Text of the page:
October 23, 2016

Look me in the eye

Each of these last years, when October comes around, I haven't known quite what to do with it.  One year I went on a decent rant about Pinktober and awareness--I don't feel the need to do that this year. 

I do, however, feel like each October I need to think about what it means to support the other people who have gone through cancer.  I want to be sure I am maintaining some integrity in how I live my life so that I'm not undermining these same people.

So here's what I feel the need to do this year: get a little political.  (This is where some of you groan, roll you eyes, and close the post.   Thanks and goodbye for now--I understand.) 

There's a lot to really dislike about this year's political season, and I don't think it has brought out the best in many people.  I could go on and on about various political issues for hours, and with some friends I do, but I don't want to get lost in the weeds here.  It's easy to get cynical and think that ultimately not much changes and there's not much that the average American gets out of it.  Now I don't buy that kind of cynicism, I know that elections DO matter and take our country in very different directions, I know that every politician isn't the same.  Our system of government is sooooo complex, and there is no way to boil it down to a slogan or a single-issue for me.

But I do want to focus on one issue that is very political and for me, very personal: healthcare.  For me, how we view healthcare is very representative overall of how we treat each other as a society.  It also matters to me because it is my chosen profession.  But I am bringing it up in October to remind everyone of how it ties to how we treat our breast cancer survivors.

It is an extremely easy catch phrase to throw out "repeal Obamacare" and call it a "disaster".  Yes, it is easy to say that healthcare costs have not come down yet and that the program hasn't always hit its goals.  But please, when you vote for people wanting to take away the ACA (Affordable Care Act) programs and have no ready replacement plan, please think about what that means for those of us with cancer in our present or history.  Please think about what you'd take away from me.  Yes, me specifically, and many of my friends and family.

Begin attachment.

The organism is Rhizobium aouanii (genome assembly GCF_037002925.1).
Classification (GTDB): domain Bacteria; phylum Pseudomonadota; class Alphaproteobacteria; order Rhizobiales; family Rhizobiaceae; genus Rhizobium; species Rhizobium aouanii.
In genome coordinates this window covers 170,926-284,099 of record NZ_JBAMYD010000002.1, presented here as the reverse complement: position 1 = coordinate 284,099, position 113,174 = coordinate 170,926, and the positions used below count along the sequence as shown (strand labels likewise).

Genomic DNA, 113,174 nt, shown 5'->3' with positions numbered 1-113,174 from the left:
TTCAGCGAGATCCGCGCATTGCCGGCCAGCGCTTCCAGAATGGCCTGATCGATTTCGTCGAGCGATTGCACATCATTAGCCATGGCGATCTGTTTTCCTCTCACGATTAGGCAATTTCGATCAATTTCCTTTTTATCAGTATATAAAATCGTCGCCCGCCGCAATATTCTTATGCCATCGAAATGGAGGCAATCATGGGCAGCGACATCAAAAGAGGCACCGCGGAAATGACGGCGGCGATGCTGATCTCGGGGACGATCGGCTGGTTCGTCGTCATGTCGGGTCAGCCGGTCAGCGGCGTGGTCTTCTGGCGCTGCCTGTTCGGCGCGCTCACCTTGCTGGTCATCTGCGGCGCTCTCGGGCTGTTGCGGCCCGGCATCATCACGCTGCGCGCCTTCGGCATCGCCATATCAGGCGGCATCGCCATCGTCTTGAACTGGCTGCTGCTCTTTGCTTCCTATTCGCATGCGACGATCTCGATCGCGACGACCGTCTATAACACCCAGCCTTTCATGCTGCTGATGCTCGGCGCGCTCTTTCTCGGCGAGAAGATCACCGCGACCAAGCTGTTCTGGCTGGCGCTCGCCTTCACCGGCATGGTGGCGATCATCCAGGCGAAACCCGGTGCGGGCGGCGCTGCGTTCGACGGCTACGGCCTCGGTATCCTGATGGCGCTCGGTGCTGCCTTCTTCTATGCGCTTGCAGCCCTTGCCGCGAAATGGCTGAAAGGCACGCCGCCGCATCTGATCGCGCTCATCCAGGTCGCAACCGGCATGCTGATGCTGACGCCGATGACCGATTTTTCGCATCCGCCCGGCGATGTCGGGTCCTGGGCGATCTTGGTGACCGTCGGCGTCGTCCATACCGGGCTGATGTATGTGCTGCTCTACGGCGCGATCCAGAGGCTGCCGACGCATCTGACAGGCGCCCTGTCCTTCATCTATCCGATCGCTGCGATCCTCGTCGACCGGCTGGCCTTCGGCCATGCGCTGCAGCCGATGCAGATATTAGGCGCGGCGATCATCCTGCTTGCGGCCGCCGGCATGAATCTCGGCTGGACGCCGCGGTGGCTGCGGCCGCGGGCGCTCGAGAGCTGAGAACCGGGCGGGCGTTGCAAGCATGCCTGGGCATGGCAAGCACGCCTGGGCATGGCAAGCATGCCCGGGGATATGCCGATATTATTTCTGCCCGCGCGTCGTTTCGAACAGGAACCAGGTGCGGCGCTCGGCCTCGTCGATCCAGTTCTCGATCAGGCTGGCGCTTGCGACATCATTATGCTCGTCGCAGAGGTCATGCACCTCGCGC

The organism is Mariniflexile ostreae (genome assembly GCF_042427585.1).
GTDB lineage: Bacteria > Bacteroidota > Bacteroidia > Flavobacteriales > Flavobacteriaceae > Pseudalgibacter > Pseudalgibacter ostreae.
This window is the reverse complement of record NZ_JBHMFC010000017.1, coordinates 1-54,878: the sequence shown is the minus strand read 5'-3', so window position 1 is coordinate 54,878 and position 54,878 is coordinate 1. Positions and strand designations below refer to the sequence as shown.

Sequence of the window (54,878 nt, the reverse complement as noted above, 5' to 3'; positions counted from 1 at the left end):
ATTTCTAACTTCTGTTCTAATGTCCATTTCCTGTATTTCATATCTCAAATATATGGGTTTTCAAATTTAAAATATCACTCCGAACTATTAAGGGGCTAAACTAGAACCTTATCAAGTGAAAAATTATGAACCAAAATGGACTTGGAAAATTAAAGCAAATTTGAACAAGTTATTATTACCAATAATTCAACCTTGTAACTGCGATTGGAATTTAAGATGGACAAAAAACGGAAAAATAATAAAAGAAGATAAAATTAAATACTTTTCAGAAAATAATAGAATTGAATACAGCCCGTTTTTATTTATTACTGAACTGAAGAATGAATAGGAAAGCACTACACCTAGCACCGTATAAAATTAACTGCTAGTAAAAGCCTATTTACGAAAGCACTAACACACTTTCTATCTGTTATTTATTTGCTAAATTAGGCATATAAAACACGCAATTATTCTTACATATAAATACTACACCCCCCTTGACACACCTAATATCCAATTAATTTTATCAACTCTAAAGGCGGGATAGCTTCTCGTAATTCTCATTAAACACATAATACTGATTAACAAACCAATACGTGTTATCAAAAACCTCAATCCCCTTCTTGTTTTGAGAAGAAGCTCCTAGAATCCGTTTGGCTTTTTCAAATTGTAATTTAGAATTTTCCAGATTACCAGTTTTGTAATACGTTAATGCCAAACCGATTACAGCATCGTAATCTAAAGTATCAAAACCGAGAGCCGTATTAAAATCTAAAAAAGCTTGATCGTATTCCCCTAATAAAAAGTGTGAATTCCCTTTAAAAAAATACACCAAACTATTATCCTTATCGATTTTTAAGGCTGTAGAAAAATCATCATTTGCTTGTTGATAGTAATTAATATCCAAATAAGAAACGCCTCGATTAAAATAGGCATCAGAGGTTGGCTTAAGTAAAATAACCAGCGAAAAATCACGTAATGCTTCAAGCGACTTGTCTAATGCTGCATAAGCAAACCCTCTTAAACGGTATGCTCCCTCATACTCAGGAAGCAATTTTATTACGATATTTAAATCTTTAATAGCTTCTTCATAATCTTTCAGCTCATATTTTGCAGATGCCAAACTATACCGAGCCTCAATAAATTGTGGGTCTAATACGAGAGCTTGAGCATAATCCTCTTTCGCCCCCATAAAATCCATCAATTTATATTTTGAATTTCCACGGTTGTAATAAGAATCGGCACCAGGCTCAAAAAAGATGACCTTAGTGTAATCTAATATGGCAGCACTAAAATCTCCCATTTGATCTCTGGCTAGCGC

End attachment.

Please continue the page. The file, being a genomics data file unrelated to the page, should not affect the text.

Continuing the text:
Look me in the eye when you say you want to get rid of the protection from denying insurance coverage for pre-existing conditions.  Tell me that I should have to face insurance premiums that I can't afford because of my pre-existing condition if I ever lose or want to leave my job.  Remember, I was diagnosed at 34, and diagnosis certainly happens younger than that.

Look me in the eye when you want to get rid of annual and lifetime benefit maximums.  Look me in the eye when you vote to get rid of protection from rescinding insurance coverage in the middle of a diagnosis. 

Look me in the eye and tell me that routine check-ups and screenings shouldn't be guaranteed coverage for me or for Olive.  Look me in the eye and tell me that if Olive inherited my BRCA1 mutation, that she shouldn't have protections against paying astronomically more for insurance for her lifetime.

Again, the ACA isn't perfect by any means; we have a lot of improving to do.  But when you vote for people who want to get rid of the protections that came with the ACA, you are potentially taking those protections away from me, and I take that personally. 

It's one thing to support breast cancer awareness and breast cancer survivors, and I know so many of you do that (and I am grateful).  It's another thing to be consistent in the policies and the politicians we support.  I'm not just talking about the presidency--there is a lot more at stake for healthcare with the senators and representatives we send to Congress.  There is a lot more at stake in how we choose state senators and reps who decide how state programs supporting low-income residents and children are run.  These are real policies with real impacts in the cancer community, low-income communities, and our community as a whole.

This is a very simplified version of how the ACA impacts cancer patients from the American Cancer Society, but it helps me to see it written out: http://www.cancer.org/acs/groups/content/@editorial/documents/document/acspc-026864.pdf 

And a summary from breastcancer.org:

I know this is just one piece of a complicated puzzle of who we vote for and why.  I know we don't always have candidate choices that reflect every one of our values.  Just remember how much it matters for the day-to-day lives of people, and vote with conscience, conviction, clarity, and integrity.


Artery Ink: Mara Natkin & Gloria Ramirez


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